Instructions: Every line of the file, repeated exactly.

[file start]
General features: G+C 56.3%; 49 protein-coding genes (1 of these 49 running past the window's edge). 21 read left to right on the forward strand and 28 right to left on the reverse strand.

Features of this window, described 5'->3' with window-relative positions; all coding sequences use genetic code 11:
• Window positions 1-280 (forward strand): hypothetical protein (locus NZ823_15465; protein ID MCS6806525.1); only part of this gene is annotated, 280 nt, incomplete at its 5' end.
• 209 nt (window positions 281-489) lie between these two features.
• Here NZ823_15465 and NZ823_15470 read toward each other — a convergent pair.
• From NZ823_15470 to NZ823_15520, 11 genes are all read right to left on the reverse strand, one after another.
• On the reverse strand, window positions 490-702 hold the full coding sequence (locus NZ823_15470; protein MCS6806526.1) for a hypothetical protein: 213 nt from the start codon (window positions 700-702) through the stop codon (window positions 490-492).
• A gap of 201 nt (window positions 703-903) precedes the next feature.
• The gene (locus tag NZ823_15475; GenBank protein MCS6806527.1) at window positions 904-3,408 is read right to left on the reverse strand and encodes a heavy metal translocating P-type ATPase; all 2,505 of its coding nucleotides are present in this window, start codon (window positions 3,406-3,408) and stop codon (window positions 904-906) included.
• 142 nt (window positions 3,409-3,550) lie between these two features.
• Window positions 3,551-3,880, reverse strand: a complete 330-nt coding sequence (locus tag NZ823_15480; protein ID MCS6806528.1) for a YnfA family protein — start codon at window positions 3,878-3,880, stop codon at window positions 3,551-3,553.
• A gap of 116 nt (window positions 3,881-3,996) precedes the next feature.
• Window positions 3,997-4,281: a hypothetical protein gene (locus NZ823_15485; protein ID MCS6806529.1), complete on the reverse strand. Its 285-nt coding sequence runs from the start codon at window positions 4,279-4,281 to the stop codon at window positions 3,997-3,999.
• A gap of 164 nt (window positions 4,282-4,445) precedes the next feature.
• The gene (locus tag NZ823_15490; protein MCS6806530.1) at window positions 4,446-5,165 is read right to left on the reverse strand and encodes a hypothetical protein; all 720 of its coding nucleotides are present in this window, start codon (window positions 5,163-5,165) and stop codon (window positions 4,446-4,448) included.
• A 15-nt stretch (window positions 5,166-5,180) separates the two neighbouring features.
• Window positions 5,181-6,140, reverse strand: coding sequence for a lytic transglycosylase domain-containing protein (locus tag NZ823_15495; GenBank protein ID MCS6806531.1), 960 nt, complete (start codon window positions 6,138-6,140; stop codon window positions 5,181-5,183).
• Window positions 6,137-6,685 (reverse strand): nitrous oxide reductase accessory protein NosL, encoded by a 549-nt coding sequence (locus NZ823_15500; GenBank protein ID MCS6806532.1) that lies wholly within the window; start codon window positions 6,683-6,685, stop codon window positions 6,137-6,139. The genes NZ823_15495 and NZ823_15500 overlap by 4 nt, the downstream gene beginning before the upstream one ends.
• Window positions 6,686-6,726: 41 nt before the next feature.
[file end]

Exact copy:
General features: G+C 56.3%; 49 protein-coding genes (1 of these 49 running past the window's edge). 21 read left to right on the forward strand and 28 right to left on the reverse strand.

Features of this window, described 5'->3' with window-relative positions; all coding sequences use genetic code 11:
• Window positions 1-280 (forward strand): hypothetical protein (locus NZ823_15465; protein ID MCS6806525.1); only part of this gene is annotated, 280 nt, incomplete at its 5' end.
• 209 nt (window positions 281-489) lie between these two features.
• Here NZ823_15465 and NZ823_15470 read toward each other — a convergent pair.
• From NZ823_15470 to NZ823_15520, 11 genes are all read right to left on the reverse strand, one after another.
• On the reverse strand, window positions 490-702 hold the full coding sequence (locus NZ823_15470; protein MCS6806526.1) for a hypothetical protein: 213 nt from the start codon (window positions 700-702) through the stop codon (window positions 490-492).
• A gap of 201 nt (window positions 703-903) precedes the next feature.
• The gene (locus tag NZ823_15475; GenBank protein MCS6806527.1) at window positions 904-3,408 is read right to left on the reverse strand and encodes a heavy metal translocating P-type ATPase; all 2,505 of its coding nucleotides are present in this window, start codon (window positions 3,406-3,408) and stop codon (window positions 904-906) included.
• 142 nt (window positions 3,409-3,550) lie between these two features.
• Window positions 3,551-3,880, reverse strand: a complete 330-nt coding sequence (locus tag NZ823_15480; protein ID MCS6806528.1) for a YnfA family protein — start codon at window positions 3,878-3,880, stop codon at window positions 3,551-3,553.
• A gap of 116 nt (window positions 3,881-3,996) precedes the next feature.
• Window positions 3,997-4,281: a hypothetical protein gene (locus NZ823_15485; protein ID MCS6806529.1), complete on the reverse strand. Its 285-nt coding sequence runs from the start codon at window positions 4,279-4,281 to the stop codon at window positions 3,997-3,999.
• A gap of 164 nt (window positions 4,282-4,445) precedes the next feature.
• The gene (locus tag NZ823_15490; protein MCS6806530.1) at window positions 4,446-5,165 is read right to left on the reverse strand and encodes a hypothetical protein; all 720 of its coding nucleotides are present in this window, start codon (window positions 5,163-5,165) and stop codon (window positions 4,446-4,448) included.
• A 15-nt stretch (window positions 5,166-5,180) separates the two neighbouring features.
• Window positions 5,181-6,140, reverse strand: coding sequence for a lytic transglycosylase domain-containing protein (locus tag NZ823_15495; GenBank protein ID MCS6806531.1), 960 nt, complete (start codon window positions 6,138-6,140; stop codon window positions 5,181-5,183).
• Window positions 6,137-6,685 (reverse strand): nitrous oxide reductase accessory protein NosL, encoded by a 549-nt coding sequence (locus NZ823_15500; GenBank protein ID MCS6806532.1) that lies wholly within the window; start codon window positions 6,683-6,685, stop codon window positions 6,137-6,139. The genes NZ823_15495 and NZ823_15500 overlap by 4 nt, the downstream gene beginning before the upstream one ends.
• Window positions 6,686-6,726: 41 nt before the next feature.